If you think the last few nights have seemed brighter than usual, you're absolutely right - but the main event is Sunday night.
The so called "worm moon" will be visible all night.
Gary Hawkins with the San Diego Astronomy Association says there are about 13 full moons each year. This one marks our third of the year.
It gets its name from the time of year when the land thaws out - allowing worms to rise to the surface.
While it will not be the brightest moon we see all year, it is the brightest so far in 2021.
Hawkins has some advice if you want to know when to capture that social media-worthy picture.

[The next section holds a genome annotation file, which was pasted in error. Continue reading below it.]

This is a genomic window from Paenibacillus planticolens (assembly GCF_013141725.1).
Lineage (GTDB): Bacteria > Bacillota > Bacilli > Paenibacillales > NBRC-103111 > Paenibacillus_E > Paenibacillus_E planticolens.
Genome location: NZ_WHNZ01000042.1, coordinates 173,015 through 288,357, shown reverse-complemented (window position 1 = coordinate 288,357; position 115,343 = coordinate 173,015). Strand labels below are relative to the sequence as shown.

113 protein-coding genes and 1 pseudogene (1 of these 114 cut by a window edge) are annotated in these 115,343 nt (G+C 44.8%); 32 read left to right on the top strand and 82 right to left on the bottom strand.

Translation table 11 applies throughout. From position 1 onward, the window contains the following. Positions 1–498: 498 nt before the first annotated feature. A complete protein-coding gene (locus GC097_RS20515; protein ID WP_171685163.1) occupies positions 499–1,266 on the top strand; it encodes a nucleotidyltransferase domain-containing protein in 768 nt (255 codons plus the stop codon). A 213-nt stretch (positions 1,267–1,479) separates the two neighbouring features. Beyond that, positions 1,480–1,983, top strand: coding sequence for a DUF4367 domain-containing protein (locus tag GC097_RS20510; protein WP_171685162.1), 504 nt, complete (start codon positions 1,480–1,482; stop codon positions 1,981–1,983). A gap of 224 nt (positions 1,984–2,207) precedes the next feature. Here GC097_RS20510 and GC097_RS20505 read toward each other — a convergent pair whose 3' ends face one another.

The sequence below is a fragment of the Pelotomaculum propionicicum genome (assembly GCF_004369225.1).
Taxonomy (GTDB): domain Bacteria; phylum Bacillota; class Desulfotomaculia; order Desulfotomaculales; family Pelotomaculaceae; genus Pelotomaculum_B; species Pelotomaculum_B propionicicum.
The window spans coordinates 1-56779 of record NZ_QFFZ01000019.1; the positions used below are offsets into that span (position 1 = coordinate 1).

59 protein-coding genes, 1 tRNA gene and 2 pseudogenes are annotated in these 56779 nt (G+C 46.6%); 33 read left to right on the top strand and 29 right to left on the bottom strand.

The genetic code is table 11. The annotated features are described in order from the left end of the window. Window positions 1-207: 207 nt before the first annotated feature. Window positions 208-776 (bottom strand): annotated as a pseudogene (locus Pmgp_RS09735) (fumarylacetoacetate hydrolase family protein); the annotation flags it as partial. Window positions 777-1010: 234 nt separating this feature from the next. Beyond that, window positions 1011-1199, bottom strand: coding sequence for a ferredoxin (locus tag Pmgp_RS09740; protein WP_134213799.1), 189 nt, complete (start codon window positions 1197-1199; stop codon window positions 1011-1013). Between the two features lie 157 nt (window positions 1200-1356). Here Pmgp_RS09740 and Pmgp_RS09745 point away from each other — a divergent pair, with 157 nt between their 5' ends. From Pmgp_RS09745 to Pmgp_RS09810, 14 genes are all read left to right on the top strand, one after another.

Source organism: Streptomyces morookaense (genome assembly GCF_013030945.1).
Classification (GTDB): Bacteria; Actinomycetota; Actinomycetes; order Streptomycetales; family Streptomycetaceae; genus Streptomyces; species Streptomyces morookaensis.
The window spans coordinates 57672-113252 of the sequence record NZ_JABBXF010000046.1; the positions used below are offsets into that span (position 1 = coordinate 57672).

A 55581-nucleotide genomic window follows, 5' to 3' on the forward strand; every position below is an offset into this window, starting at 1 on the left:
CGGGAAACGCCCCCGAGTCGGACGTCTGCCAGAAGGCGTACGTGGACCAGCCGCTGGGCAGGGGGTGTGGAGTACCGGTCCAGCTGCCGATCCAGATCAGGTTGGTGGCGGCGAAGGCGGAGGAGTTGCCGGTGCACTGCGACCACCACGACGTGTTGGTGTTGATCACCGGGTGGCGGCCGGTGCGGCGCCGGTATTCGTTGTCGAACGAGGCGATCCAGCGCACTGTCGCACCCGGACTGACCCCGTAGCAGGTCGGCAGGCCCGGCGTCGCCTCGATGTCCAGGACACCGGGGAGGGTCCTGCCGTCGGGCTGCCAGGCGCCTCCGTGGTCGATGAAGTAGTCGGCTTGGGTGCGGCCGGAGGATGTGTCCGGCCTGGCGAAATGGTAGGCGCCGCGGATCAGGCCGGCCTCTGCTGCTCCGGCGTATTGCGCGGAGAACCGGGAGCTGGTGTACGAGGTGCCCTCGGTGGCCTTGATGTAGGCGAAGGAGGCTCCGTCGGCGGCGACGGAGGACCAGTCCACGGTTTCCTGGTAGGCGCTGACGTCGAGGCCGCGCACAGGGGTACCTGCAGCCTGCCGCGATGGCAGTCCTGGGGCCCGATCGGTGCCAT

"The full moon always looks largest when it's low to the horizon," says Hawkins. "So if you want to take that classic photograph with the trees then you want it low to the horizon. If you want to see it when it's clearest, you want to wait until it's higher in the sky."
Due to COVID, the San Diego Astronomy Association has paused its in-person events, but it still has plenty of virtual events you can participate in online, like this upcoming Astronomy Livestream from OakOasis Country Preserve, 8 pm Saturday, April 3rd (weather permitting) - https://youtu.be/CRYybAGTHzI.